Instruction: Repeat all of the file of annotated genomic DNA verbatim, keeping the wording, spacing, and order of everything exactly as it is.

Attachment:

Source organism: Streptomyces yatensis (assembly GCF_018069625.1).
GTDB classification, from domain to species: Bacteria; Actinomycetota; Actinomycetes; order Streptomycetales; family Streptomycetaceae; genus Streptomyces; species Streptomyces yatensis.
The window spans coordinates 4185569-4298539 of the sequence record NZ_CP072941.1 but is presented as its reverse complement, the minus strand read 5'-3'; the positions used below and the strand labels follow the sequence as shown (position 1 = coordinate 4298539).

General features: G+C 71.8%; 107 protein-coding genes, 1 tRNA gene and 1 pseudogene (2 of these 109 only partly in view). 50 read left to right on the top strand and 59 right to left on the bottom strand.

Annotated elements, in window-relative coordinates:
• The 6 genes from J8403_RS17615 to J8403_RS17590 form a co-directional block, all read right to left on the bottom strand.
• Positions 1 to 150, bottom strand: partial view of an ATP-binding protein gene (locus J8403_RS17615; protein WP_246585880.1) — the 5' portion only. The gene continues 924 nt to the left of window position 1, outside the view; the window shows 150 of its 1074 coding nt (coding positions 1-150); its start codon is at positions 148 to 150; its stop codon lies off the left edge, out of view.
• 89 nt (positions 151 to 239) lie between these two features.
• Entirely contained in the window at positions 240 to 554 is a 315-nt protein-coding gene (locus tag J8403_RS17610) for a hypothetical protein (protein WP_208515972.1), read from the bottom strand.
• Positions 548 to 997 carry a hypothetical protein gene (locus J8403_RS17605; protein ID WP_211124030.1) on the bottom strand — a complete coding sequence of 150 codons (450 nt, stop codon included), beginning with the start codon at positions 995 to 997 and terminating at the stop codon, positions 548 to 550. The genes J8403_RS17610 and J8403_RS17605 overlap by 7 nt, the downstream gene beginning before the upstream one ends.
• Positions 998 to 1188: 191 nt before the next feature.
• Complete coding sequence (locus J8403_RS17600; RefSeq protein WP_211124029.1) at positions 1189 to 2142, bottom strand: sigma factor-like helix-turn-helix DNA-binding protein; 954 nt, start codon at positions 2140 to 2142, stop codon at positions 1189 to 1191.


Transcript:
Source organism: Streptomyces yatensis (assembly GCF_018069625.1).
GTDB classification, from domain to species: Bacteria; Actinomycetota; Actinomycetes; order Streptomycetales; family Streptomycetaceae; genus Streptomyces; species Streptomyces yatensis.
The window spans coordinates 4185569-4298539 of the sequence record NZ_CP072941.1 but is presented as its reverse complement, the minus strand read 5'-3'; the positions used below and the strand labels follow the sequence as shown (position 1 = coordinate 4298539).

General features: G+C 71.8%; 107 protein-coding genes, 1 tRNA gene and 1 pseudogene (2 of these 109 only partly in view). 50 read left to right on the top strand and 59 right to left on the bottom strand.

Annotated elements, in window-relative coordinates:
• The 6 genes from J8403_RS17615 to J8403_RS17590 form a co-directional block, all read right to left on the bottom strand.
• Positions 1 to 150, bottom strand: partial view of an ATP-binding protein gene (locus J8403_RS17615; protein WP_246585880.1) — the 5' portion only. The gene continues 924 nt to the left of window position 1, outside the view; the window shows 150 of its 1074 coding nt (coding positions 1-150); its start codon is at positions 148 to 150; its stop codon lies off the left edge, out of view.
• 89 nt (positions 151 to 239) lie between these two features.
• Entirely contained in the window at positions 240 to 554 is a 315-nt protein-coding gene (locus tag J8403_RS17610) for a hypothetical protein (protein WP_208515972.1), read from the bottom strand.
• Positions 548 to 997 carry a hypothetical protein gene (locus J8403_RS17605; protein ID WP_211124030.1) on the bottom strand — a complete coding sequence of 150 codons (450 nt, stop codon included), beginning with the start codon at positions 995 to 997 and terminating at the stop codon, positions 548 to 550. The genes J8403_RS17610 and J8403_RS17605 overlap by 7 nt, the downstream gene beginning before the upstream one ends.
• Positions 998 to 1188: 191 nt before the next feature.
• Complete coding sequence (locus J8403_RS17600; RefSeq protein WP_211124029.1) at positions 1189 to 2142, bottom strand: sigma factor-like helix-turn-helix DNA-binding protein; 954 nt, start codon at positions 2140 to 2142, stop codon at positions 1189 to 1191.